Magnetic Resonance Imaging Midlothian VA

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Allen Eliot Joseph, MD
(804) 353-6820
13810 Mount Hill Ct
Midlothian, VA
Specialties
Radiology
Gender
Male
Education
Medical School: Boston Univ Sch Of Med, Boston Ma 02118
Graduation Year: 1984
Hospital
Hospital: Inova Fairfax Hospital, Falls Church, Va; Loudoun Hospital Center, Leesburg, Va
Group Practice: Fairfax Radiology

Data Provided By:
James Anthony Moore III, MD
Midlothian, VA
Specialties
Radiology
Gender
Male
Education
Medical School: Va Commonwealth Univ, Med Coll Of Va Sch Of Med, Richmond Va 23298
Graduation Year: 2000

Data Provided By:
Jack Kitchener Bentley, MD
(804) 794-5897
11540 Rexmoor Dr
Richmond, VA
Specialties
Radiology
Gender
Male
Education
Medical School: Univ Of Va Sch Of Med, Charlottesville Va 22908
Graduation Year: 1956

Data Provided By:
Lorcan Alabhaois O'Tuama, MD
(617) 489-6184
Richmond, VA
Specialties
Radiology
Gender
Male
Education
Medical School: Univ Of Dublin, Trinity Coll, Sch Of Physic, Dublin, Ireland
Graduation Year: 1963

Data Provided By:
Gerry Lee Reece, MD
11525 Midlothian Tpke
Richmond, VA
Specialties
Radiology
Gender
Male
Education
Medical School: Duke Univ Sch Of Med, Durham Nc 27710
Graduation Year: 1993

Data Provided By:
Chung-I Liu, MD
(804) 675-5114
Midlothian, VA
Specialties
Radiology
Gender
Male
Education
Medical School: Natl Defense Med Ctr, Taipei, Taiwan (244-03 Eff 1/1971)
Graduation Year: 1961

Data Provided By:
Jay Emerson Jones, MD
(804) 828-9771
13904 Beechwood Point Cir
Midlothian, VA
Specialties
Radiology
Gender
Male
Education
Medical School: Marshall Univ Sch Of Med, Huntington Wv 25755
Graduation Year: 1997

Data Provided By:
Chung I Shaw, MD
2541 Camelback Rd
Richmond, VA
Specialties
Radiology
Gender
Male
Education
Medical School: Taipei Med Coll, Taipei, Taiwan (385-04 Prior 1/71)
Graduation Year: 1970

Data Provided By:
John Peterson Andrews, MD
(804) 674-0745
9010 Kings Crown Rd
Richmond, VA
Specialties
Radiology
Gender
Male
Education
Medical School: U Of Tx Med Sch At Houston, Houston Tx 77225
Graduation Year: 1983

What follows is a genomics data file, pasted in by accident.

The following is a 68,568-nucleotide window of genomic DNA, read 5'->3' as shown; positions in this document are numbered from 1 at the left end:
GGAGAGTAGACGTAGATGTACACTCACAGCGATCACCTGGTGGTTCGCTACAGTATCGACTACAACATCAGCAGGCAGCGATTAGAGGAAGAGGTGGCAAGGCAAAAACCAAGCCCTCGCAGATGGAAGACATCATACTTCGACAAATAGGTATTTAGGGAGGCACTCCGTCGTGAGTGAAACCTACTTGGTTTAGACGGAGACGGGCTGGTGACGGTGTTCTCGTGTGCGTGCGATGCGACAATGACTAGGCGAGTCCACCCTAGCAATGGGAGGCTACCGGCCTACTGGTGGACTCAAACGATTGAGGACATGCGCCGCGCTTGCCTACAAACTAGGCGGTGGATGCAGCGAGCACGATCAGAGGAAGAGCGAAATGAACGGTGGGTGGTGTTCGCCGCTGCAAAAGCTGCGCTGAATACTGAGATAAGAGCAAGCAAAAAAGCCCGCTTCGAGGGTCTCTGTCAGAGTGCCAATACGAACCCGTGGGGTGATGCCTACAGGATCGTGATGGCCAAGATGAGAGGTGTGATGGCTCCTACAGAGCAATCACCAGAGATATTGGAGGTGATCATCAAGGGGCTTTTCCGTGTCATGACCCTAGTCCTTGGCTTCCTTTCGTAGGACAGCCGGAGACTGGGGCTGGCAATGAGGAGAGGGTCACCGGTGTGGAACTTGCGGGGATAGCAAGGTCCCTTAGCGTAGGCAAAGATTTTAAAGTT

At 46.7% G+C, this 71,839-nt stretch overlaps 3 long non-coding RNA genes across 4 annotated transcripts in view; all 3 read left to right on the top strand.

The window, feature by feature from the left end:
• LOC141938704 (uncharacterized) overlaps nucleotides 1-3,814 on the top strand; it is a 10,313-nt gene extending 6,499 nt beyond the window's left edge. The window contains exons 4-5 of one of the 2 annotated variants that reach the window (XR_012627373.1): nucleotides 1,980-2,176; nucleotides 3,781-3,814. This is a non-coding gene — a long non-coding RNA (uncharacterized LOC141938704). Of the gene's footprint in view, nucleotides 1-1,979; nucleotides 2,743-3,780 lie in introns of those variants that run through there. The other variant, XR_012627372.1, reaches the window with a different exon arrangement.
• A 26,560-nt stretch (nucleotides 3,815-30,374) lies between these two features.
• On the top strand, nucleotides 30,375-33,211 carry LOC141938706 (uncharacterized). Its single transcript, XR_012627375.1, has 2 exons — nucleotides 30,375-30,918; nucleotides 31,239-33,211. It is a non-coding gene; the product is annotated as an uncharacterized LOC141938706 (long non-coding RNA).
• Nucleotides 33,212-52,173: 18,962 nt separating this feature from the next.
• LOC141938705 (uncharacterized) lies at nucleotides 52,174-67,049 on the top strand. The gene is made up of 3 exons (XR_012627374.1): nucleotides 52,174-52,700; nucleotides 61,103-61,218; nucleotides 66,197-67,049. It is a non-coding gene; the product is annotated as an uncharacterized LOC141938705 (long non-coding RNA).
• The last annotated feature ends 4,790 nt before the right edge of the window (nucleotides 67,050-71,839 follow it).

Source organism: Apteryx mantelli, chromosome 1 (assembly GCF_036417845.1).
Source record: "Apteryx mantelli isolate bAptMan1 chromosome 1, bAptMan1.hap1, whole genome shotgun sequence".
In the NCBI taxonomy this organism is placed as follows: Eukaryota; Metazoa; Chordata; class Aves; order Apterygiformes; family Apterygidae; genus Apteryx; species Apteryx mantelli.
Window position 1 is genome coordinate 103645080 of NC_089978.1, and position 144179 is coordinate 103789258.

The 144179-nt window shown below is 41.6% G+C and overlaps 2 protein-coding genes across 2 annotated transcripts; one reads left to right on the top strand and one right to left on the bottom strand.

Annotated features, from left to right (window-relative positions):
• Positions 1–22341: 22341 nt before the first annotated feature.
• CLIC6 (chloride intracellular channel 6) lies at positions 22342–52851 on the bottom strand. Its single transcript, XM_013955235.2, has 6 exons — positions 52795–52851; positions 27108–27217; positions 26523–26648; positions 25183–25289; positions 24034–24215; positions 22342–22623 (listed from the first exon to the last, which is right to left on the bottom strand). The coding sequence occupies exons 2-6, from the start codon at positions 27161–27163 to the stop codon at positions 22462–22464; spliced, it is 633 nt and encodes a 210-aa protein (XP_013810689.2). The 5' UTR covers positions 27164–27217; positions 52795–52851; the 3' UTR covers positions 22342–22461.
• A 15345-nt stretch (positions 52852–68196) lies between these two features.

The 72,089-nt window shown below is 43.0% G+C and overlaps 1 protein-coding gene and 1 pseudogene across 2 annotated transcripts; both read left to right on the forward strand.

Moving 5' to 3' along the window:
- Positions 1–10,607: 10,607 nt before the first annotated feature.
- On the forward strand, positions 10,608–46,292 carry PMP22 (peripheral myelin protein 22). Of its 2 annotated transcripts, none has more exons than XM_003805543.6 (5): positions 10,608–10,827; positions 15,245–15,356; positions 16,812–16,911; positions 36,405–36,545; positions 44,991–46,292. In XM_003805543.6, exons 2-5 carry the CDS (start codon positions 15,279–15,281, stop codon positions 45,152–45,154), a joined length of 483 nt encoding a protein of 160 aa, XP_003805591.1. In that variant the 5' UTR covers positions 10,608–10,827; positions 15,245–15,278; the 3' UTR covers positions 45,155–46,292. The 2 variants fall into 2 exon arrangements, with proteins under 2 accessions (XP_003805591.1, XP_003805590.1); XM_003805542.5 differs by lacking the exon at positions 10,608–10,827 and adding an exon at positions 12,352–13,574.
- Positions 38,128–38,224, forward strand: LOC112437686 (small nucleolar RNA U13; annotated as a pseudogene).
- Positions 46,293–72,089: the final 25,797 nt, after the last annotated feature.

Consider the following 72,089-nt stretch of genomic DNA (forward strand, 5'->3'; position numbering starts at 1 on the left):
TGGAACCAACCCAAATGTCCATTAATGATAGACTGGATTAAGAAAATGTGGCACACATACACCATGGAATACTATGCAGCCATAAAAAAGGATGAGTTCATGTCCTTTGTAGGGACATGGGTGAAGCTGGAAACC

Data Provided By:
George William Martin, MD
(804) 330-2176
11525 Midlothian Tpke
Richmond, VA
Specialties
Radiology
Gender
Male
Education
Medical School: Va Commonwealth Univ, Med Coll Of Va Sch Of Med, Richmond Va 23298
Graduation Year: 1976

Data Provided By:
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MRI Is Not a Fortune Teller

Magnetic resonance imaging--more commonly known as MRI--provides doctors with computerized pictures of tissues inside the body. This machine creates images that look like slices of the area your doctor is interested in. If a person has neck pain, for example, doctors can use MRI to determine exactly where the problem is and where to operate. But can the MRI give an accurate picture of whether the surgery will be a success?

Seventy-three patients requiring surgery for spinal stenosis were studied. Spinal stenosis develops when the tube surrounding the spinal cord narrows. The resulting pressure on the spinal cord causes "myelopathy," a condition that can cause problems with the bowels and bladder, change the way a person walks, and affect a person's ability to use his or her fingers and hands.

Fifty of the patients were men; 23 were women. Their ages ranged from 43 to 81 years old. The average age was 64.

The authors studied MRI scans taken of each patient before surgery. The authors wanted to compare whether certain qualities of the MRI were common in patients who didn't do well after surgery. If patients with a particular finding on the MRI didn't get good results from surgery, doctors might know not to suggest surgery for these kinds of patients.

The results showed that, for the most part, MRIs don't predict how well a patient will do after surgery. The findings of one type of MRI pattern suggested there was greater damage to the spinal cord tissues. Patients with this MRI pattern tended to do poorly after surgery. But since only four of these patients were in the study, the results weren't conclusive.

A combination of the patients' ages, certain MRI patterns, and duration of symptoms seemed to be good predictors of how well the participants would do after surgery. Younger patients whose MRI scans didn't suggest a lot of damage and whose symptoms hadn't lasted as long were more likely to get good results from surgery.

MRIs can give lots o...

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